DEAR MAYO CLINIC: Do genes have an effect on how medications work? My husband can take certain kinds of medicine without any trouble. But if I take the same thing, I feel groggy all day. Could that difference be somehow related to our genetics?
ANSWER: Your genetic makeup does have an impact on the way your body uses medication. There is quite a bit of existing research and more is currently underway in this area of study, called pharmacogenomics.
Everyone's body has a different way of processing, or metabolizing, drugs. That means everyone responds to medications in a slightly different way. For some people, a medication may work well with little or no side effects. For others, the same medicine may not work at all, or it may cause significant side effects. That happens for many reasons, including age, health and lifestyle. Research has shown that subtle differences in a person's genes also have an impact on medication metabolism.
Historically, it has been difficult for a doctor to tell who will be a good responder and who would be a poor responder to a specific medication before that person takes the drug. Through the power of genetics (studying a person's genes one at a time) and genomics (studying all of a person's genes at the same time), this is starting to change. For dozens of medications, performing a simple DNA test now can reveal whether or not a person is likely to do well with those medications.
For example, a drug called abacavir can be used to treat HIV. About 10 percent to 15 percent of the population has a gene mutation that can lead to severe adverse reactions if they take abacavir. AtMayo Clinic, if a doctor orders this drug, a warning appears on the computer immediately after the drug is ordered. It warns the physician that the patient should have genetic tests done before the patient begins taking the drug to ensure that he or she does not have the gene mutation.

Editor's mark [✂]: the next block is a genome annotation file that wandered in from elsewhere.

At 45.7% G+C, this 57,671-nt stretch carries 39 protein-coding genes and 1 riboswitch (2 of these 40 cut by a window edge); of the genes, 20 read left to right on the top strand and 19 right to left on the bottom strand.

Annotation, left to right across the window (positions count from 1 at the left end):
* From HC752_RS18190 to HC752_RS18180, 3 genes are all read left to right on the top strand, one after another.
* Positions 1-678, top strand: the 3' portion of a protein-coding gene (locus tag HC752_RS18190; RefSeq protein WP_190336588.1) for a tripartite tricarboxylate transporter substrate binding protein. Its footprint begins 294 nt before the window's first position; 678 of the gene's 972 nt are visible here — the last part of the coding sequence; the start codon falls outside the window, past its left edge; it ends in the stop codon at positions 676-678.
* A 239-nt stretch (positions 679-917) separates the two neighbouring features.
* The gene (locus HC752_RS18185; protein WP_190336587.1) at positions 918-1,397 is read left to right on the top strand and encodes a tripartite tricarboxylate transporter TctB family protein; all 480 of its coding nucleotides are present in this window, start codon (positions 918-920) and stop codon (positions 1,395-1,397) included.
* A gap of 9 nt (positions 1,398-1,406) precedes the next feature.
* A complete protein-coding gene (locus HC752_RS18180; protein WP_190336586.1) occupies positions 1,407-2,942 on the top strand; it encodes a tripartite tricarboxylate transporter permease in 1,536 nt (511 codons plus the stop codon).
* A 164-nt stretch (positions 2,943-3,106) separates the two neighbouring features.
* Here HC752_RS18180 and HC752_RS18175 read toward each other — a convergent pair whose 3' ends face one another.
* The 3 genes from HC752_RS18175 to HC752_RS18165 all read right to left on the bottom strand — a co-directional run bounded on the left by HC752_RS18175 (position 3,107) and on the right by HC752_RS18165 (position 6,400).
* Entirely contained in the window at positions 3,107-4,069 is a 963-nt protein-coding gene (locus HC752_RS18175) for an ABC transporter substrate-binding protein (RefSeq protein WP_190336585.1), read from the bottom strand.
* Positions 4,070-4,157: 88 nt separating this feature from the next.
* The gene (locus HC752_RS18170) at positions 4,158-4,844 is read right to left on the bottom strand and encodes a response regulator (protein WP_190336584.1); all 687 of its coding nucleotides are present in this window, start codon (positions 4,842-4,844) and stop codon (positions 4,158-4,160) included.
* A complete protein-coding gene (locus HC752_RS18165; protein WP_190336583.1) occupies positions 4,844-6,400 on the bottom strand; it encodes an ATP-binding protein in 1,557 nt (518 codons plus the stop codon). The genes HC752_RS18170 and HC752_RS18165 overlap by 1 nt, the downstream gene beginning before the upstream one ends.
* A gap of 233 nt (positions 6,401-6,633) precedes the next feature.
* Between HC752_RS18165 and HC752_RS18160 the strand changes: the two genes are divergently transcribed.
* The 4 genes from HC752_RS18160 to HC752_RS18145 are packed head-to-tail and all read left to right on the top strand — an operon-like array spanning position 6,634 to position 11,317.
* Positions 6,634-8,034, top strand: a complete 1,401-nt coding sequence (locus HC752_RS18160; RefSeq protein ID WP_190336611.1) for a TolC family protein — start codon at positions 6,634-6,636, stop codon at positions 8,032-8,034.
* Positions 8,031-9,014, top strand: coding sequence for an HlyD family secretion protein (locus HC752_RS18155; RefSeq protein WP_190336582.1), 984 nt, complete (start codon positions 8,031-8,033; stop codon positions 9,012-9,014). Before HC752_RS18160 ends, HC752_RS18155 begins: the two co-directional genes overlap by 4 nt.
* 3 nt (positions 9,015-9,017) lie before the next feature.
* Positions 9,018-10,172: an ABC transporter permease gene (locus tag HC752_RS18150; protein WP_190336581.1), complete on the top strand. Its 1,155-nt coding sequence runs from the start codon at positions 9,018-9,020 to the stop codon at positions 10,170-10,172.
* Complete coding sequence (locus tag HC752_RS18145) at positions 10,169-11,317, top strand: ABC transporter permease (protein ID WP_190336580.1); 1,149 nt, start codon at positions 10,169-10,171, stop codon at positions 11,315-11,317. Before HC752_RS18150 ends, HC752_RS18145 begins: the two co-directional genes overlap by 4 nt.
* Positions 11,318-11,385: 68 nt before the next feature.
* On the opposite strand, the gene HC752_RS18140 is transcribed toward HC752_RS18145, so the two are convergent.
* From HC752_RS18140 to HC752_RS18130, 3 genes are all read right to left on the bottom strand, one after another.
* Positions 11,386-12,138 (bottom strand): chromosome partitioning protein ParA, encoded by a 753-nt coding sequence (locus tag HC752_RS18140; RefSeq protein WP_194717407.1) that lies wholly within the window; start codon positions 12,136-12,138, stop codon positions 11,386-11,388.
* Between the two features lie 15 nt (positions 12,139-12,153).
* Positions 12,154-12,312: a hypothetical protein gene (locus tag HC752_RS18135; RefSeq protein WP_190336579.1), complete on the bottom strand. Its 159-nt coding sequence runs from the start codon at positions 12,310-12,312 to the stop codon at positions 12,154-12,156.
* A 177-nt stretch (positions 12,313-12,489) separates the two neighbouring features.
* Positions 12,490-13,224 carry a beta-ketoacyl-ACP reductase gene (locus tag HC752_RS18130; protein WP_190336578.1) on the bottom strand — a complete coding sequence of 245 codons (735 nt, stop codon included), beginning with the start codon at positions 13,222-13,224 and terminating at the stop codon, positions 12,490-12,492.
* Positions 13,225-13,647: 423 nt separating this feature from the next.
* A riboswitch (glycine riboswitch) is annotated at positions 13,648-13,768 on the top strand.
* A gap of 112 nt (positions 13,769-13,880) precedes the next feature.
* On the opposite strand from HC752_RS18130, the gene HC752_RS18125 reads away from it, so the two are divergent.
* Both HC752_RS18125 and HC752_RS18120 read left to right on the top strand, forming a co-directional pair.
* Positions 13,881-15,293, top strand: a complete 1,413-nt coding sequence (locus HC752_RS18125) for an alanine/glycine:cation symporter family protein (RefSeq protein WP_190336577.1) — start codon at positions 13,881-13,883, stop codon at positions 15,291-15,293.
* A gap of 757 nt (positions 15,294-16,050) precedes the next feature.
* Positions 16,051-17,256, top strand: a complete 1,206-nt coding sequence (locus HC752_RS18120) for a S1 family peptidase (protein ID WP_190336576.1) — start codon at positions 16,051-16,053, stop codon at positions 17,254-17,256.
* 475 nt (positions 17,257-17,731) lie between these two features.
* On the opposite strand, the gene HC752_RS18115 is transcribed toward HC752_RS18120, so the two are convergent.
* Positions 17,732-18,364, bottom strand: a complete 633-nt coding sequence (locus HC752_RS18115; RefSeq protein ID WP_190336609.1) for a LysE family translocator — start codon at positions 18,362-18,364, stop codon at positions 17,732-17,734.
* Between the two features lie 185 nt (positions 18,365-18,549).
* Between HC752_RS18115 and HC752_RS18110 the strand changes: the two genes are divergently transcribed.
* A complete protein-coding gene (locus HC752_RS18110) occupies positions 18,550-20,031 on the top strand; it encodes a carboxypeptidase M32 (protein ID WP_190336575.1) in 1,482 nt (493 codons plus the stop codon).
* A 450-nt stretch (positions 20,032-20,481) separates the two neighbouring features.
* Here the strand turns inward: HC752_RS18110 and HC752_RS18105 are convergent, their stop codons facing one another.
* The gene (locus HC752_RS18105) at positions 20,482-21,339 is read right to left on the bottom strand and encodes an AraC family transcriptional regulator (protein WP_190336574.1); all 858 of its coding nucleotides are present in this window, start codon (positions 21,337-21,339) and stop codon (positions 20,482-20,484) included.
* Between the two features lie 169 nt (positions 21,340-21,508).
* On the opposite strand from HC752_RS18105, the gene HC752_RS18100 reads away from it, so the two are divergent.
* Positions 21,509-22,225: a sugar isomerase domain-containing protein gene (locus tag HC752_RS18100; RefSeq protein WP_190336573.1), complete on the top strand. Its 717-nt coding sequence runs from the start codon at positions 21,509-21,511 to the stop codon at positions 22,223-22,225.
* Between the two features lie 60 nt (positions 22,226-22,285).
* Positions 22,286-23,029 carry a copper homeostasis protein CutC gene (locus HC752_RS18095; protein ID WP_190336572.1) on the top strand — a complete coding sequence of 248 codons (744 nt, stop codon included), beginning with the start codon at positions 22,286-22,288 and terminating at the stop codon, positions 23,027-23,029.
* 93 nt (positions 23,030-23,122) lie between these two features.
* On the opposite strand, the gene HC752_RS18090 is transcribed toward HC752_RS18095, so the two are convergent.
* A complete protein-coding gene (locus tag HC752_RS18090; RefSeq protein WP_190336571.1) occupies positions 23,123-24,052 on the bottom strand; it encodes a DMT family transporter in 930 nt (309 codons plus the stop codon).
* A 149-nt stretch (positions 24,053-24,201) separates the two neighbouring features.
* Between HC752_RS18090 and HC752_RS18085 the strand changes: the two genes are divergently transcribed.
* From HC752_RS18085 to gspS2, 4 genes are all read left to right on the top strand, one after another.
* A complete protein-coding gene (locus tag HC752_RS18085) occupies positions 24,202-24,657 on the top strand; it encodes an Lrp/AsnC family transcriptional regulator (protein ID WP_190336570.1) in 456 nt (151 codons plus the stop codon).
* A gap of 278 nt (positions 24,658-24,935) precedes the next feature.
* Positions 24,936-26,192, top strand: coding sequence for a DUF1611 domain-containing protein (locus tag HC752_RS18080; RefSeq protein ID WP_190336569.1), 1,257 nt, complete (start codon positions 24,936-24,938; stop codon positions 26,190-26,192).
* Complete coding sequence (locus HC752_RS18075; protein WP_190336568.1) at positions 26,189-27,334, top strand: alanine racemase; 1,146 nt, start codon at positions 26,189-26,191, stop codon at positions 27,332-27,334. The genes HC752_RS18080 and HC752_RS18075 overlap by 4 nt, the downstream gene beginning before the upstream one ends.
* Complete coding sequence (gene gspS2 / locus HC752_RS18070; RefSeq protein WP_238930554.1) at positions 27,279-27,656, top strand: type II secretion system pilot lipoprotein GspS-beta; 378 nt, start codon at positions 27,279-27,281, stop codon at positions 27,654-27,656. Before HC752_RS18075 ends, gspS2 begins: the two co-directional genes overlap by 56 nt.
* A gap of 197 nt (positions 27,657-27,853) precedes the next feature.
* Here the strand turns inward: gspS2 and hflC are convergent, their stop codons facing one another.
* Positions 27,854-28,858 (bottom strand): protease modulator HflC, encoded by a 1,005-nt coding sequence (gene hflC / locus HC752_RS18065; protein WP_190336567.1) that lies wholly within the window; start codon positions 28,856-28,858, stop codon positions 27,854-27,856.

Looking to the future, one day every patient's genome will be sequenced and this information will be in their medical record, just like other important health data. That way, rather than ordering one genetic test at a time, doctors and other health care professionals will be able to customize prescriptions and dosages to a person's genetic make-up quickly and easily because the information will be readily available.
Another promising area in the field of pharmacogenomics is the ability to make drug testing more efficient and cost-effective. Before a drug can be marketed in the United States, it goes through a rigorous testing process. It is likely that some drugs fail the process because some people enrolled in the trials to test the drug have genetic variations predisposing them to respond poorly to the drug, or not at all.
Researchers are exploring ways to identify genetic mutations that cause a person's body to inactivate a drug or cause harmful side effects. By identifying these mutations before testing begins, we can design better, more efficient trials and speed up the approval process. By designing drugs with pharmacogenomics in mind, more drugs will go on to be approved for use, with the understanding that certain people who have a particular genetic makeup should not use them. This is the goal of individualized medicine.
Although the field of pharmacogenomics holds significant promise and there have been success stories already, we're still in the early stages of the genomic revolution. Indeed, millions of genetic variations exist, and identifying them could take many years. This is a pivotal time, when researchers are learning more and more about the genomic basis of drug metabolism and response. That's leading to more situations where genetic testing can help determine the best medication for an individual patient. --Alexander Parker, Ph.D.,Center for Individualized Medicine,Mayo Clinic,Jacksonville, Fla.
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